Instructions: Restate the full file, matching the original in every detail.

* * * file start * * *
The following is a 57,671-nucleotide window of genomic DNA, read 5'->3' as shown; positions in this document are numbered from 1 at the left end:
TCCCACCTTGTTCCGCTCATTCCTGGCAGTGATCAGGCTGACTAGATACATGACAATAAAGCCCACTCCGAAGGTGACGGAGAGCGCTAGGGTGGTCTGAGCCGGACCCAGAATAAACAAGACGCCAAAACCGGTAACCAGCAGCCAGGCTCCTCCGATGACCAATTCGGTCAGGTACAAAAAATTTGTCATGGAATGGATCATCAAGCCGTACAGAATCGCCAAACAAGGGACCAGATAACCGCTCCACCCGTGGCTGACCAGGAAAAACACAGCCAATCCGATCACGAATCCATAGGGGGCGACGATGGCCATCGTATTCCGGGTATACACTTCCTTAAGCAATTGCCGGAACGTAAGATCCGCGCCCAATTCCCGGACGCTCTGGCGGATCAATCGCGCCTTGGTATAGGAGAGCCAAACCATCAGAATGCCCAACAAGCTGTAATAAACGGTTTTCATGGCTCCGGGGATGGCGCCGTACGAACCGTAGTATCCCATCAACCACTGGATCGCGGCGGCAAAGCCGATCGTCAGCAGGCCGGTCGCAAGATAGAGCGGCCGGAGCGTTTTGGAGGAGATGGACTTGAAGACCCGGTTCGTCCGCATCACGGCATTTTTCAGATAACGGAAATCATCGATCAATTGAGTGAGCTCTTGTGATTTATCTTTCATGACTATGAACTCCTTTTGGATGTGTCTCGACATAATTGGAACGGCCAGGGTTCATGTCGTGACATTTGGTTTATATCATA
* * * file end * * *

The following is a 57,671-nucleotide window of genomic DNA, read 5'->3' as shown; positions in this document are numbered from 1 at the left end:
TCCCACCTTGTTCCGCTCATTCCTGGCAGTGATCAGGCTGACTAGATACATGACAATAAAGCCCACTCCGAAGGTGACGGAGAGCGCTAGGGTGGTCTGAGCCGGACCCAGAATAAACAAGACGCCAAAACCGGTAACCAGCAGCCAGGCTCCTCCGATGACCAATTCGGTCAGGTACAAAAAATTTGTCATGGAATGGATCATCAAGCCGTACAGAATCGCCAAACAAGGGACCAGATAACCGCTCCACCCGTGGCTGACCAGGAAAAACACAGCCAATCCGATCACGAATCCATAGGGGGCGACGATGGCCATCGTATTCCGGGTATACACTTCCTTAAGCAATTGCCGGAACGTAAGATCCGCGCCCAATTCCCGGACGCTCTGGCGGATCAATCGCGCCTTGGTATAGGAGAGCCAAACCATCAGAATGCCCAACAAGCTGTAATAAACGGTTTTCATGGCTCCGGGGATGGCGCCGTACGAACCGTAGTATCCCATCAACCACTGGATCGCGGCGGCAAAGCCGATCGTCAGCAGGCCGGTCGCAAGATAGAGCGGCCGGAGCGTTTTGGAGGAGATGGACTTGAAGACCCGGTTCGTCCGCATCACGGCATTTTTCAGATAACGGAAATCATCGATCAATTGAGTGAGCTCTTGTGATTTATCTTTCATGACTATGAACTCCTTTTGGATGTGTCTCGACATAATTGGAACGGCCAGGGTTCATGTCGTGACATTTGGTTTATATCATA